Use of the FDA Animal Rule for licensure of Ebola and Marburg virus vaccines requires a detailed understanding of vaccine-induced immune response since correlates of immunity will replace efficacy studies that would otherwise be provided to support vaccine licensure. An immune correlate of protection against infection must first be identified in an animal model that reasonably represents disease pathogenesis in humans. Vaccine efficacy is tested in animals, and the immune response that correlates best with survival is identified. Subsequent immunogenicity studies in human subjects are designed to test whether the vaccine can induce similar responses in humans.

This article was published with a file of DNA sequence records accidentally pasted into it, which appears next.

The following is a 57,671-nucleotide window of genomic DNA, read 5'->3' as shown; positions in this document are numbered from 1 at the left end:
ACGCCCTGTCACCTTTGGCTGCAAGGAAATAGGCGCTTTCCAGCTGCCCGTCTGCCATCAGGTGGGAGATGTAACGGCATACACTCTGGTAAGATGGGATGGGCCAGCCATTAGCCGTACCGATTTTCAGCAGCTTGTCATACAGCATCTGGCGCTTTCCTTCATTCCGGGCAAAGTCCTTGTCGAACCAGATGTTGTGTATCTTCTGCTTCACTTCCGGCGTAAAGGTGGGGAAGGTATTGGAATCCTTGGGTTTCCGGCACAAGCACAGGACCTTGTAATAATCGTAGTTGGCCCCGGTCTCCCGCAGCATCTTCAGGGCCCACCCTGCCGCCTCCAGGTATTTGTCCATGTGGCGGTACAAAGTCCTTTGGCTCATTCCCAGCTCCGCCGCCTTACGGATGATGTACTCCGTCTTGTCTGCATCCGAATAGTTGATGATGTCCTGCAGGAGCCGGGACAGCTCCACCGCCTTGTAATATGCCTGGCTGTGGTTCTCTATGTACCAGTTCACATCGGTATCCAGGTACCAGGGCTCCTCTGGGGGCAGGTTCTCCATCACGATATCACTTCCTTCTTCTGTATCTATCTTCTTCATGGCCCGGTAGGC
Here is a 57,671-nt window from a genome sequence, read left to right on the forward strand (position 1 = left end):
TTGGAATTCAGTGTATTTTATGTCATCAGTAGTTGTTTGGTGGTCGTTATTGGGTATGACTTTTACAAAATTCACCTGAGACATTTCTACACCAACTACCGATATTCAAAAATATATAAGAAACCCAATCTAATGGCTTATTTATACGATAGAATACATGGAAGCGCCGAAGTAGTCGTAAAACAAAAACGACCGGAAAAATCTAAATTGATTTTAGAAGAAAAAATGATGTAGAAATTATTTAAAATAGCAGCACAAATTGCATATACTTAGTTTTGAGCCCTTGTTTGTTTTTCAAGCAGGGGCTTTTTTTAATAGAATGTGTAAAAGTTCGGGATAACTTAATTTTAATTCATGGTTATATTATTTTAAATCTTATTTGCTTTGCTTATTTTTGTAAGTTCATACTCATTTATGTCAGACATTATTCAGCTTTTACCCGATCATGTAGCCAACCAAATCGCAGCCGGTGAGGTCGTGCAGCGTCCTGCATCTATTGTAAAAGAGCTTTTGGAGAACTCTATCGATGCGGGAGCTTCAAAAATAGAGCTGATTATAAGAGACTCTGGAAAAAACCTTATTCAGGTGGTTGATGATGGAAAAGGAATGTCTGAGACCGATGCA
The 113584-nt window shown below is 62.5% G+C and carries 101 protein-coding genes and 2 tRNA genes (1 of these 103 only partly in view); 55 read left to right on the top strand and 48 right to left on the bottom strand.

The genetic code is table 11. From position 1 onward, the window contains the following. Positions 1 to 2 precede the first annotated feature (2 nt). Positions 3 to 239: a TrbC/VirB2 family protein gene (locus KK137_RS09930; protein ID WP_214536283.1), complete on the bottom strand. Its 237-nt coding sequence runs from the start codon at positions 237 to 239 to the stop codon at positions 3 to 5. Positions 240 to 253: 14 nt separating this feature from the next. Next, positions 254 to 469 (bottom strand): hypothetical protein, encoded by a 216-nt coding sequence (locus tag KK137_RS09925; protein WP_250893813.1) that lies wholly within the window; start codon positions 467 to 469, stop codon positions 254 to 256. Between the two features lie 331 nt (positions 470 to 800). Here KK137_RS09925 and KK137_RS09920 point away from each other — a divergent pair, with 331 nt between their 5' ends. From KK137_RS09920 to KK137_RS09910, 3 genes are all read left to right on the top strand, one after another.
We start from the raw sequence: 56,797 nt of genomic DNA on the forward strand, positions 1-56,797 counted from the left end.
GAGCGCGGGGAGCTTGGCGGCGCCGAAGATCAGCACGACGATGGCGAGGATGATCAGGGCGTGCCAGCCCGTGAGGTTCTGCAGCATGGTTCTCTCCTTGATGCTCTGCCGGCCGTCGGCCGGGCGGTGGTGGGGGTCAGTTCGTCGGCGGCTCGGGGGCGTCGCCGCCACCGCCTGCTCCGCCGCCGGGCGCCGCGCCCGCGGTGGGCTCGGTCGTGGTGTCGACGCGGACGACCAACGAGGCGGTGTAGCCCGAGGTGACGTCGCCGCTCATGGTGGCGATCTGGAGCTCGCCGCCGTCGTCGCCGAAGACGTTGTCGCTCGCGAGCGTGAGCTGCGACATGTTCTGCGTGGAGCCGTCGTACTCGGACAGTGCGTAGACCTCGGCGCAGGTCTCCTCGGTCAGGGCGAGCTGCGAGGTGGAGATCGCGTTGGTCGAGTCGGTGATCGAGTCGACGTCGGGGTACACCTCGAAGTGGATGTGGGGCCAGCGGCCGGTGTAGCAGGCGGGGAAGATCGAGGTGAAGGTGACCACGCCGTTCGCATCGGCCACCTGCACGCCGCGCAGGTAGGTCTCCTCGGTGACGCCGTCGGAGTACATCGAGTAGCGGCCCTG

Project Start
Project End
Budget Start
Budget End
Support Year
8
Fiscal Year
2012
Total Cost
$901,608
Indirect Cost
City
State
Country
Zip Code
Fausther-Bovendo, Hugues; Mulangu, Sabue; Sullivan, Nancy J (2012) Ebolavirus vaccines for humans and apes. Curr Opin Virol 2:324-9
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Hensley, Lisa E; Mulangu, Sabue; Asiedu, Clement et al. (2010) Demonstration of cross-protective vaccine immunity against an emerging pathogenic Ebolavirus Species. PLoS Pathog 6:e1000904
Geisbert, Thomas W; Bailey, Michael; Geisbert, Joan B et al. (2010) Vector choice determines immunogenicity and potency of genetic vaccines against Angola Marburg virus in nonhuman primates. J Virol 84:10386-94